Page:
The Bible in Practice: Experiencing Christmas

What does Christmas mean to you? A fun party with the family or more? Perhaps the words: wonder, preserve and praise come closest to the essence of Christmas. What does the Bible say about this? The reactions to Christmas vary and can be profound. How do you experience Christmas?

Christmas according to Luke

Luke, one of Jesus’ disciples wrote about how the shepherds (at that time the outcasts of society), Mary and others experienced Christmas (Luke 2: 820). This is about praising, admiring and preserving:

Not far away, shepherds spent the night in the field, keeping watch over their flock. Suddenly an angel of the Lord stood among them, and the light of the Lord enveloped them, and they were terrified. The angel said to them, ,Do not be afraid, for I bring you good news of great joy and great joy for all the people: today in the city of David your Savior has been born., He is the Messiah, the Lord. This will be the sign for you: you will find a newborn child wrapped in a cloth lying in a manger.

  • Praising God ,And suddenly there was joined to the angel by a great host of heaven, praising God , saying, ‘Glory to God in the highest, and on earth peace to all those whom he loves.’ When the angels had returned to heaven, the shepherds said to one another, ,Let us go to Bethlehem and see with our own eyes what has happened and what the Lord has made known to us., Immediately they went and found Mary and Joseph and the child lying in the manger.”
  • Astonishment and Keeping “When they saw the child, they told what had been told them about the child. All who heard it were amazed at what the shepherds said to them, but Mary kept all these words in her heart and kept thinking about them.”
  • Praising and Praising God “The shepherds went back, praising and praising God for everything they had heard and seen, just as it had been told them.”


Possible explanation of Christmas

Jesus was not born in a palace, but in a manger. There was no room for Mary and Joseph in the inn (a night’s lodging). The Roman Emperor Augustus had given orders that a census should be held throughout his empire. As a result, all overnight accommodations were fully booked.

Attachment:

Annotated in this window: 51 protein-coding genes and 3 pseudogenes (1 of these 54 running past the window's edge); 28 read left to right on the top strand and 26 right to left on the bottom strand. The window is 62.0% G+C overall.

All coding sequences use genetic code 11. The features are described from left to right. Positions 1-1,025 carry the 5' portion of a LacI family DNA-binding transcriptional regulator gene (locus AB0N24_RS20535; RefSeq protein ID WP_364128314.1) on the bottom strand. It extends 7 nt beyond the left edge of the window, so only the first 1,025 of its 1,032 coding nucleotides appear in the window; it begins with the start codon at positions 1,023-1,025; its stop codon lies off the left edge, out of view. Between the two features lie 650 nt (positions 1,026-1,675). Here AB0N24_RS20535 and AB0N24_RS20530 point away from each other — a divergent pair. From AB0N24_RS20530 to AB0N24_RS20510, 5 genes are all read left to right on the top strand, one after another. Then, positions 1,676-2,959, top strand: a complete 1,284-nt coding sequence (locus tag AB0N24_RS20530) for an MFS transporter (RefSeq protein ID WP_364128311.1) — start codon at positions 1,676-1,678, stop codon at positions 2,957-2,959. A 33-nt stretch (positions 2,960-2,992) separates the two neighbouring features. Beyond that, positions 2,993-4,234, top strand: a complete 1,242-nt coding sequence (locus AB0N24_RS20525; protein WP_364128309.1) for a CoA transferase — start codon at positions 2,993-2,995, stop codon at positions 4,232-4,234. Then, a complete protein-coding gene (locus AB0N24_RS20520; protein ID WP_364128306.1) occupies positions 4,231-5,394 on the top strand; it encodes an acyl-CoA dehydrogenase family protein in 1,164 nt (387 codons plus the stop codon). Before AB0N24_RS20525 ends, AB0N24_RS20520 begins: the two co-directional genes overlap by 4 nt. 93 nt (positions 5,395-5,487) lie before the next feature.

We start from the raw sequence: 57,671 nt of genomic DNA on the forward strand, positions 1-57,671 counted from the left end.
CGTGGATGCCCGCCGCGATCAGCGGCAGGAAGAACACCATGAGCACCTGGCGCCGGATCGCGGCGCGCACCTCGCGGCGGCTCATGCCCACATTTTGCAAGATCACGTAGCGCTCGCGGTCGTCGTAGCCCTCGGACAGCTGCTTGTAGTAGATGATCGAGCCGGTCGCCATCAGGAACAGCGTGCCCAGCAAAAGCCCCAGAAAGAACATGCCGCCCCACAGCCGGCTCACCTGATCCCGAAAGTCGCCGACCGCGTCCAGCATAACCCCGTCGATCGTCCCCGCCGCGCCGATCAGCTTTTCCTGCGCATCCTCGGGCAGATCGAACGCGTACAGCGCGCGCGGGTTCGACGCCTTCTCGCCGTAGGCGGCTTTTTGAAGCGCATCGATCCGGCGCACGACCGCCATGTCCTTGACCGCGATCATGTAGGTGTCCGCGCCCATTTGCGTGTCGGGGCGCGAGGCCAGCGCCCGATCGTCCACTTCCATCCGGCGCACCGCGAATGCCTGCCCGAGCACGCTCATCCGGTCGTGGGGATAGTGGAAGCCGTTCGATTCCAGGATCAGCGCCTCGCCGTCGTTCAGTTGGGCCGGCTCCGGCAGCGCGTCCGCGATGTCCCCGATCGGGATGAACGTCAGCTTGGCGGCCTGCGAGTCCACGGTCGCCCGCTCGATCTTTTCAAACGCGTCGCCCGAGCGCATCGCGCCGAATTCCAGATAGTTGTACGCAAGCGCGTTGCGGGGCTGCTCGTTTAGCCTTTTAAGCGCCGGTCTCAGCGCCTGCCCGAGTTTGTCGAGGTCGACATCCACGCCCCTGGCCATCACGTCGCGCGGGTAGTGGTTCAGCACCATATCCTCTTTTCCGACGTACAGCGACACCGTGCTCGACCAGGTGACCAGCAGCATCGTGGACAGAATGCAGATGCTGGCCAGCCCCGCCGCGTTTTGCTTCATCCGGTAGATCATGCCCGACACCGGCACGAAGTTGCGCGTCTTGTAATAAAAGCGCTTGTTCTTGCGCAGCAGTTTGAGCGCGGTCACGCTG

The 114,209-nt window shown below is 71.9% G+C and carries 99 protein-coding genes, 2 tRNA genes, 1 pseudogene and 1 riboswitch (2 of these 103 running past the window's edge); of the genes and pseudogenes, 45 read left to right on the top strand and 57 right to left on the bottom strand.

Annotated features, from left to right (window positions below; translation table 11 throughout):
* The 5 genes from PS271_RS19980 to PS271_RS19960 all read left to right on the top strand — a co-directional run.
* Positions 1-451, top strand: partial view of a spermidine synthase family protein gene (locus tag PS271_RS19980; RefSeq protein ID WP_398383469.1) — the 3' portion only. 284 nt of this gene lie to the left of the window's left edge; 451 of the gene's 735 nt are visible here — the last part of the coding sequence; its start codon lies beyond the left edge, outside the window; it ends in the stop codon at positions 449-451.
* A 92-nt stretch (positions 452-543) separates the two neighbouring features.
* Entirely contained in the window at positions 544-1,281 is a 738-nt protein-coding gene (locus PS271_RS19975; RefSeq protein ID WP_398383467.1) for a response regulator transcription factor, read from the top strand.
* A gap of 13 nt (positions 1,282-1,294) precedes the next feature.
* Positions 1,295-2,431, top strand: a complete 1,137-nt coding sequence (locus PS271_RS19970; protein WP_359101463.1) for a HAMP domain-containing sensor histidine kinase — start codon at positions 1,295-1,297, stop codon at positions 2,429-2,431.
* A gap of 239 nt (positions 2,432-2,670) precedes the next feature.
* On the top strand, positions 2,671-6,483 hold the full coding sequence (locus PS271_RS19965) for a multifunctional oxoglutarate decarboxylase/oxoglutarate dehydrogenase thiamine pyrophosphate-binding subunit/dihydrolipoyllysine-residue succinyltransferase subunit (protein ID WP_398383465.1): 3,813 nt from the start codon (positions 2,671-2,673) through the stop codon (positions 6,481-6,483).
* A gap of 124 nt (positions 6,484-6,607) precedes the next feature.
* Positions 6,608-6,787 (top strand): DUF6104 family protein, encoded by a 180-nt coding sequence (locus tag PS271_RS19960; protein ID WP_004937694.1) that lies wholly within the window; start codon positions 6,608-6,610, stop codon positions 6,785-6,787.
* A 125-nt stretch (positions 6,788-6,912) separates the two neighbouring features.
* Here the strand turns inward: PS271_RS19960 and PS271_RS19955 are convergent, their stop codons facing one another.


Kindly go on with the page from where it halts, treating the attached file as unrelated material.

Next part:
So Jesus came into the world on the same level as the poorest, the shepherds. These shepherds – as the outcast of that time – would not have come quickly to a house or a palace. But now they could see Jesus first. This means that Jesus came for everyone.

  • Praise Jesus later said to his disciples: “Blessed are you who are poor, for yours is the kingdom of God. (Luke 6:20).” This means that the simple-minded are more open to the message of Christmas: honor God for peace and good will towards men. Indeed, a great multitude of angels praised God with these words: “Glory to God in the highest, and on earth peace to all those whom He loves.” The shepherds believe in God and go to the baby Jesus. When the shepherds returned, they too were praising the goodness and greatness of God. That’s Christmas.
  • Wonder The people who had encountered the shepherds heard about the miracle of Christmas. For them, this amazement will be able to grow into faith and expectation. Something that sometimes becomes stronger at Christmas, but can also continue if the true meaning of Christmas is understood.
  • However, Mary kept the words of the shepherds in her heart. She pondered them, reflected and contemplated on the word of God. Later, during Jesus’ speech to the crowd, a woman raises her voice and shouts, “Blessed is the womb that bore you and the breasts from which you drank!” But Jesus says, “Happier are those who hear the word of God and live by it (Luke 11:27-28).” Closely related to this are Jesus’ words about prayer: “Ask and it will be given to you (Ask and it will be given to you).” He indicates the importance for people of praying to God.


Conclusion reactions to Christmas

The reactions: amazement, praise and preservation at Christmas are very different. Yet they are all profound and you can experience them all at Christmas. But also the rest of the year.
Experiencing the thought of Christmas ultimately also has to do with trust and surrender, allowing the light of God to shine through you.

read more

  • The Bible in practice: worrying
  • The Bible in practice: confidence in life

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